Google, HP Recall Faulty Chromebook 11 Charger - InformationWeek
Mobile // Mobile Devices
05:06 PM
Connect Directly

Google, HP Recall Faulty Chromebook 11 Charger

Nine instances of chargers overheating and melting have been reported.

Google Chromebook Pixel: Visual Tour
Google Chromebook Pixel: Visual Tour
(click image for larger view and for slideshow)

One month after halting sales of the HP Chromebook 11 following complaints about charger failures, Google and HP, in conjunction with the US Consumer Product Safety Commission, have issued a recall of the micro-USB charger that comes with the device.

The recall notice says that Google has received nine reports about these chargers overheating and melting. Though no fires have been started as a result of the malfunction, one person reported minor burns, and another reported minor damage to a pillow.

The recall affects about 145,000 units, a figure that reflects distribution, rather than sales.

The defective charger, which is made in China by Leader Electronics, is model No. MU15-N1052-A00S. The designation can be seen on the same side of the charger as the outlet pins. Customers are advised to stop using the charger immediately.

[What else has Google been up to? Read Google Chromecast Adds 10 Apps.]

Caesar Sengupta, Google's vice president of product management, wrote in a blog post that Chromebook 11 buyers can visit this website to obtain a replacement charger at no charge. "We apologize again for the inconvenience this has caused. Your safety is our top priority."

HP posted a similar apology on its website. A company spokesperson did not respond to a request for Chromebook sales figures. During the third quarter of the year, HP was the leading seller of PCs in the US by volume, according to IDC.

While waiting for a replacement charger, customers can use any micro-USB charger approved by Underwriters Laboratories.

Google and HP are also resuming sales of the HP Chromebook 11, now that the charger issue has been addressed. Despite the setback, Chromebooks continue to attract hardware partners. Last week, Dell announced that it intends to begin shipping a Chromebook for the education market in early 2014. Dell is the last of the major Windows PC makers to start making Chrome OS hardware.

Sometime next year, a Chrome OS tablet may emerge. Google hasn't committed publicly to one, but it has presented the possibility through a concept drawing on its website. This year, Chrome OS gained some technology that a tablet would require. The Chromebook Pixel debuted with touchscreen support, and in October, Google engineers added a virtual keyboard to Chrome OS.

If a Chrome OS tablet does debut, it may come from Asus, which is planning to enter the Chromebook market in early 2014. In mid-2013, Asus CEO Jerry Shen reportedly told investors his company would launch a Chromebook in late 2013 -- a deadline that apparently will be missed. If the device turns out to be a Chrome OS version of the company's Transformer notebook, the detachable screen effectively would be a Chrome OS tablet.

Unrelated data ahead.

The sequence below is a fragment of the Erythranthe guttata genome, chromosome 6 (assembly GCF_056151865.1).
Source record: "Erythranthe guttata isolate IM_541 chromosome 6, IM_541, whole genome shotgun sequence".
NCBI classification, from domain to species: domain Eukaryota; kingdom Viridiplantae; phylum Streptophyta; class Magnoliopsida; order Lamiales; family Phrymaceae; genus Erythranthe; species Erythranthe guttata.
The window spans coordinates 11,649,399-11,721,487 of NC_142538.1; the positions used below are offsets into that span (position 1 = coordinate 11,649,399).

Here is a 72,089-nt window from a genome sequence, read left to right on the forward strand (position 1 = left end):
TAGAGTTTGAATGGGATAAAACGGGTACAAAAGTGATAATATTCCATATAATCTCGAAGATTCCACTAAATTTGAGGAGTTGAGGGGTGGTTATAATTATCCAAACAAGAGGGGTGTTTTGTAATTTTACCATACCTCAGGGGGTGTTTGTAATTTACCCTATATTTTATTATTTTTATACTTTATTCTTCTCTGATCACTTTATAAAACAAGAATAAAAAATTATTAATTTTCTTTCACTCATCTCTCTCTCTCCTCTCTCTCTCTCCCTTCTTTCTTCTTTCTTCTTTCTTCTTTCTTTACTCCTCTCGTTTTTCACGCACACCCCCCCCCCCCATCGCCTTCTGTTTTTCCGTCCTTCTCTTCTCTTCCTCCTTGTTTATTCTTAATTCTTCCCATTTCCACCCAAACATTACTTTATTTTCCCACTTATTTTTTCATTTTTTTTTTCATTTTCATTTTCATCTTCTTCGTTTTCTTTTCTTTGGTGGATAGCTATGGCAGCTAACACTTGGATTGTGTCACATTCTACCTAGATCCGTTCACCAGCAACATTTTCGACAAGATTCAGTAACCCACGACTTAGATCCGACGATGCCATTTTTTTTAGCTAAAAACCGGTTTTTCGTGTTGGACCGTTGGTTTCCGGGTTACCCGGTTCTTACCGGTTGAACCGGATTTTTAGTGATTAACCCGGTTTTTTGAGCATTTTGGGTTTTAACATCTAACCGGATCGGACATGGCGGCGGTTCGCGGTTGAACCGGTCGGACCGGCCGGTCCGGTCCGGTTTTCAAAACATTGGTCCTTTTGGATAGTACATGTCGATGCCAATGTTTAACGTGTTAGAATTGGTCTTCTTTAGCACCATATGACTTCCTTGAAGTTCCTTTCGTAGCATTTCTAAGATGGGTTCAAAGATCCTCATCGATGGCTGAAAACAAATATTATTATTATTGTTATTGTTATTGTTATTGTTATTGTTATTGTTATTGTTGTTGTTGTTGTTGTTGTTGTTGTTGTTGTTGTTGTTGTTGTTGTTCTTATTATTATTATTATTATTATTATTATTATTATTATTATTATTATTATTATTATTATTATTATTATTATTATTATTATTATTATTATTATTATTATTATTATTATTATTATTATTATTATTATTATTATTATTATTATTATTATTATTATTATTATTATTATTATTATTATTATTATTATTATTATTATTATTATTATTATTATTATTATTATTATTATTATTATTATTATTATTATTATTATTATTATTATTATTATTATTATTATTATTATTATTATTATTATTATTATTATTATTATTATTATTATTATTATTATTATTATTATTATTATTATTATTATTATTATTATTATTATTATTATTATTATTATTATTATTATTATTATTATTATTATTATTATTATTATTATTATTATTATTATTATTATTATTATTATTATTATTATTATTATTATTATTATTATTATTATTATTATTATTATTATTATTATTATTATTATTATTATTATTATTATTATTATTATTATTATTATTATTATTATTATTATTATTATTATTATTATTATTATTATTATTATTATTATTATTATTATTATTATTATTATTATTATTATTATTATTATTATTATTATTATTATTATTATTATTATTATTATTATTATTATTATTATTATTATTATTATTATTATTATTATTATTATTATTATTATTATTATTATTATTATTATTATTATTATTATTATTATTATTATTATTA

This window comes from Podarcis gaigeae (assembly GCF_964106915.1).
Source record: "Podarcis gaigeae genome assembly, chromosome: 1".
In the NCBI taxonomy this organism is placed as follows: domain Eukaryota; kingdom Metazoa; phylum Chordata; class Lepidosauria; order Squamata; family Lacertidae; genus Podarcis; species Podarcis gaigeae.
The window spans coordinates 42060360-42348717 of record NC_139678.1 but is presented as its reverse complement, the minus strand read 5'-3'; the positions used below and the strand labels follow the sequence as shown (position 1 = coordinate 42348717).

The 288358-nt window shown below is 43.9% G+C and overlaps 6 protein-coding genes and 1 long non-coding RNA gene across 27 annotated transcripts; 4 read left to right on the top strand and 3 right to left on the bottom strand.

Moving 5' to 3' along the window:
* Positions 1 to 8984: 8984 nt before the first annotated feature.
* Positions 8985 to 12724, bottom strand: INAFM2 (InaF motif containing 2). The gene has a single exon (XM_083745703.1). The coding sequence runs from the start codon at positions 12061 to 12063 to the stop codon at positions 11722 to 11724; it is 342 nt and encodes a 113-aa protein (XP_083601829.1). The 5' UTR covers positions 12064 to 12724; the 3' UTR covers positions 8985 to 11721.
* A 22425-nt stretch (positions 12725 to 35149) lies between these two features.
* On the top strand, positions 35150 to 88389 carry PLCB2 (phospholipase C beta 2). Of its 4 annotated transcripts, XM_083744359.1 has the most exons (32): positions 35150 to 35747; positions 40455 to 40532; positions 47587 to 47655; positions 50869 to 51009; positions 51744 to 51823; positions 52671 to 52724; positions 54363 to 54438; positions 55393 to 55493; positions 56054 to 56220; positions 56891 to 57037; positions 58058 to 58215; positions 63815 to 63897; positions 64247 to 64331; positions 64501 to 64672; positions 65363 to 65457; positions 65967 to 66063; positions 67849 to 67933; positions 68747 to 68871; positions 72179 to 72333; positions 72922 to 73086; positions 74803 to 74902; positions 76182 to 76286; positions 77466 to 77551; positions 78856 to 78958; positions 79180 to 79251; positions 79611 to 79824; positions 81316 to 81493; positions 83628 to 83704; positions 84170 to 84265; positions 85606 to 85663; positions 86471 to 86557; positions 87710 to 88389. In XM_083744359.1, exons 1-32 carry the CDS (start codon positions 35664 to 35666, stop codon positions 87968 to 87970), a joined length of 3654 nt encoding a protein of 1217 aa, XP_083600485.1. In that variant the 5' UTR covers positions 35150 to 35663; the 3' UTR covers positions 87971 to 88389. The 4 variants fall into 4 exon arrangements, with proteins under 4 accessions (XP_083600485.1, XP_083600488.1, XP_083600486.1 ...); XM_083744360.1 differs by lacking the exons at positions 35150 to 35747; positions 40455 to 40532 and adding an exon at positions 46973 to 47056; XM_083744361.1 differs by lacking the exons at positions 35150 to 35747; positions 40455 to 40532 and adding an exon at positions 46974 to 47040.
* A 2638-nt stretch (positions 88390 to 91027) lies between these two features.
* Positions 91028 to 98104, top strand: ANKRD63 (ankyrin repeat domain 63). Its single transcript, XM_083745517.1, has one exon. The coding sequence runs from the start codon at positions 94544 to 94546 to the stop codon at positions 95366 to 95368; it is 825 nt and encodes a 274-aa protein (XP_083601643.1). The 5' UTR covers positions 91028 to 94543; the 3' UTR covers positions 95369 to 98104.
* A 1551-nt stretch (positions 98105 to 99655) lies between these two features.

Thomas Claburn is editor-at-large for InformationWeek. He has been writing about business and technology since 1996 for publications such as New Architect, PC Computing, InformationWeek, Salon, Wired, and Ziff Davis Smart Business. He is the author of a science fiction novel, Reflecting Fires, and his mobile game Blocfall Free is available for iOS, Android, and Kindle Fire.

IT groups need data analytics software that's visual and accessible. Vendors are getting the message. Also in the State Of Analytics issue of InformationWeek: SAP CEO envisions a younger, greener, cloudier company (free registration required).

Comment  | 
Print  | 
More Insights
Newest First  |  Oldest First  |  Threaded View
User Rank: Apprentice
12/23/2013 | 3:55:29 PM
Won a Chromebook!
Just arrived today, yippie!
User Rank: Ninja
12/18/2013 | 8:44:21 AM
Re: Power
I'm always surprised more lawsuits don't come out of these overheating battery instances. You'd think someone would get hurt and get a lawyer gunning for punitive damages. 
User Rank: Strategist
12/18/2013 | 7:39:29 AM
Re: Power
If i am not wrong, in January HP agreed to pay $425,000 in a civil penalty for not reporting the problems with its lithium-ion battery packs. I hope none of the other devices are affected by this recall.
User Rank: Ninja
12/17/2013 | 8:15:21 PM
Sounds like the Dell PS for laptops that had issues 5 or 6 years ago. I'm glad that Google and HP are ontop of this but where is the quality control? Ahhh  made in China... say no more.
How Enterprises Are Attacking the IT Security Enterprise
How Enterprises Are Attacking the IT Security Enterprise
To learn more about what organizations are doing to tackle attacks and threats we surveyed a group of 300 IT and infosec professionals to find out what their biggest IT security challenges are and what they're doing to defend against today's threats. Download the report to see what they're saying.
Register for InformationWeek Newsletters
White Papers
Current Issue
2017 State of IT Report
In today's technology-driven world, "innovation" has become a basic expectation. IT leaders are tasked with making technical magic, improving customer experience, and boosting the bottom line -- yet often without any increase to the IT budget. How are organizations striking the balance between new initiatives and cost control? Download our report to learn about the biggest challenges and how savvy IT executives are overcoming them.
Twitter Feed
Sponsored Live Streaming Video
Everything You've Been Told About Mobility Is Wrong
Attend this video symposium with Sean Wisdom, Global Director of Mobility Solutions, and learn about how you can harness powerful new products to mobilize your business potential.
Flash Poll